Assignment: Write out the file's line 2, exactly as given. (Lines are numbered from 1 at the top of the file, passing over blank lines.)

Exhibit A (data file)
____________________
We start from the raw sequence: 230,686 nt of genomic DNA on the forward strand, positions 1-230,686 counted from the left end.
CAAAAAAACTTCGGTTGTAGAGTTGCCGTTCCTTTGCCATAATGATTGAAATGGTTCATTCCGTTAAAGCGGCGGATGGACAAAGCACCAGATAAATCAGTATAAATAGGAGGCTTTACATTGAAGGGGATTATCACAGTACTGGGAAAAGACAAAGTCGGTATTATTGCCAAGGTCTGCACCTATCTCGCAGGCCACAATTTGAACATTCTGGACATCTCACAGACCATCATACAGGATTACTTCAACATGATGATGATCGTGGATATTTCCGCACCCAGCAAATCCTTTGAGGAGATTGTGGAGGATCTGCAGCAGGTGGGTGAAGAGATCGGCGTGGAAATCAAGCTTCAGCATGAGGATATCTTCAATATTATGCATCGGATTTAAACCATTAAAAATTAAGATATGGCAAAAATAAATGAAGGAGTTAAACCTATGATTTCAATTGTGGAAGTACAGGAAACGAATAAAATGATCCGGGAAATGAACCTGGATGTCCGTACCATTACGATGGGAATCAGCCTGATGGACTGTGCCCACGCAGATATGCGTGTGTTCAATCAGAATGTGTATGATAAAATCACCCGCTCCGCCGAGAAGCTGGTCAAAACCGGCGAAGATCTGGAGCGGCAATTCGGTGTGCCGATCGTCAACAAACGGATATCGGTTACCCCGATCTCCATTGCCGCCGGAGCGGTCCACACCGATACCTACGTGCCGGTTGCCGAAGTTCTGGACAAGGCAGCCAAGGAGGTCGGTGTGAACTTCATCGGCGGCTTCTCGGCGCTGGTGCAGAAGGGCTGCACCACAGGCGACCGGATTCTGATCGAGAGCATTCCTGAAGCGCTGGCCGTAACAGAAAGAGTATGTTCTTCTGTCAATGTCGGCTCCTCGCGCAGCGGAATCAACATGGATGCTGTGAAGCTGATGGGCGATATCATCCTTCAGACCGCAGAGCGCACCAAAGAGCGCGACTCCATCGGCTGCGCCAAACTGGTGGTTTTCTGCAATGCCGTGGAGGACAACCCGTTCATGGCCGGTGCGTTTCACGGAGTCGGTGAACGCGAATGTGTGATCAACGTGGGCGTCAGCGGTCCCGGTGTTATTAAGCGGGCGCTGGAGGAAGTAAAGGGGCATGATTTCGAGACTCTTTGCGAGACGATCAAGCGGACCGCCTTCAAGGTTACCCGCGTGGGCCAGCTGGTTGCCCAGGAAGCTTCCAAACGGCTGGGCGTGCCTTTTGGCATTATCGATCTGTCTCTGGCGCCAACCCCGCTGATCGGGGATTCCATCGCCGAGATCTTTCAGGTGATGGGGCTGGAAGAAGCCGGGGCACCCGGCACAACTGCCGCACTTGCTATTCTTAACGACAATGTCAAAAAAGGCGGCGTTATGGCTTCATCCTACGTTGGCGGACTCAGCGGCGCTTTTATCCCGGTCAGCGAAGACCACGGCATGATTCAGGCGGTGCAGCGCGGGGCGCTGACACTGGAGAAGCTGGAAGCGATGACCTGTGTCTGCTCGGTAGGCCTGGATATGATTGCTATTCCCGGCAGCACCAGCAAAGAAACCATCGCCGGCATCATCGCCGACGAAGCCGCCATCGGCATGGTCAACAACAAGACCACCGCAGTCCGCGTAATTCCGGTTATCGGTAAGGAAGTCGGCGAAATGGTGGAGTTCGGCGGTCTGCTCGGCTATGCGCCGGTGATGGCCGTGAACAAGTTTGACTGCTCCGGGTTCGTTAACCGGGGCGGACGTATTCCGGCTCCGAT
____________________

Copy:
CAAAAAAACTTCGGTTGTAGAGTTGCCGTTCCTTTGCCATAATGATTGAAATGGTTCATTCCGTTAAAGCGGCGGATGGACAAAGCACCAGATAAATCAGTATAAATAGGAGGCTTTACATTGAAGGGGATTATCACAGTACTGGGAAAAGACAAAGTCGGTATTATTGCCAAGGTCTGCACCTATCTCGCAGGCCACAATTTGAACATTCTGGACATCTCACAGACCATCATACAGGATTACTTCAACATGATGATGATCGTGGATATTTCCGCACCCAGCAAATCCTTTGAGGAGATTGTGGAGGATCTGCAGCAGGTGGGTGAAGAGATCGGCGTGGAAATCAAGCTTCAGCATGAGGATATCTTCAATATTATGCATCGGATTTAAACCATTAAAAATTAAGATATGGCAAAAATAAATGAAGGAGTTAAACCTATGATTTCAATTGTGGAAGTACAGGAAACGAATAAAATGATCCGGGAAATGAACCTGGATGTCCGTACCATTACGATGGGAATCAGCCTGATGGACTGTGCCCACGCAGATATGCGTGTGTTCAATCAGAATGTGTATGATAAAATCACCCGCTCCGCCGAGAAGCTGGTCAAAACCGGCGAAGATCTGGAGCGGCAATTCGGTGTGCCGATCGTCAACAAACGGATATCGGTTACCCCGATCTCCATTGCCGCCGGAGCGGTCCACACCGATACCTACGTGCCGGTTGCCGAAGTTCTGGACAAGGCAGCCAAGGAGGTCGGTGTGAACTTCATCGGCGGCTTCTCGGCGCTGGTGCAGAAGGGCTGCACCACAGGCGACCGGATTCTGATCGAGAGCATTCCTGAAGCGCTGGCCGTAACAGAAAGAGTATGTTCTTCTGTCAATGTCGGCTCCTCGCGCAGCGGAATCAACATGGATGCTGTGAAGCTGATGGGCGATATCATCCTTCAGACCGCAGAGCGCACCAAAGAGCGCGACTCCATCGGCTGCGCCAAACTGGTGGTTTTCTGCAATGCCGTGGAGGACAACCCGTTCATGGCCGGTGCGTTTCACGGAGTCGGTGAACGCGAATGTGTGATCAACGTGGGCGTCAGCGGTCCCGGTGTTATTAAGCGGGCGCTGGAGGAAGTAAAGGGGCATGATTTCGAGACTCTTTGCGAGACGATCAAGCGGACCGCCTTCAAGGTTACCCGCGTGGGCCAGCTGGTTGCCCAGGAAGCTTCCAAACGGCTGGGCGTGCCTTTTGGCATTATCGATCTGTCTCTGGCGCCAACCCCGCTGATCGGGGATTCCATCGCCGAGATCTTTCAGGTGATGGGGCTGGAAGAAGCCGGGGCACCCGGCACAACTGCCGCACTTGCTATTCTTAACGACAATGTCAAAAAAGGCGGCGTTATGGCTTCATCCTACGTTGGCGGACTCAGCGGCGCTTTTATCCCGGTCAGCGAAGACCACGGCATGATTCAGGCGGTGCAGCGCGGGGCGCTGACACTGGAGAAGCTGGAAGCGATGACCTGTGTCTGCTCGGTAGGCCTGGATATGATTGCTATTCCCGGCAGCACCAGCAAAGAAACCATCGCCGGCATCATCGCCGACGAAGCCGCCATCGGCATGGTCAACAACAAGACCACCGCAGTCCGCGTAATTCCGGTTATCGGTAAGGAAGTCGGCGAAATGGTGGAGTTCGGCGGTCTGCTCGGCTATGCGCCGGTGATGGCCGTGAACAAGTTTGACTGCTCCGGGTTCGTTAACCGGGGCGGACGTATTCCGGCTCCGAT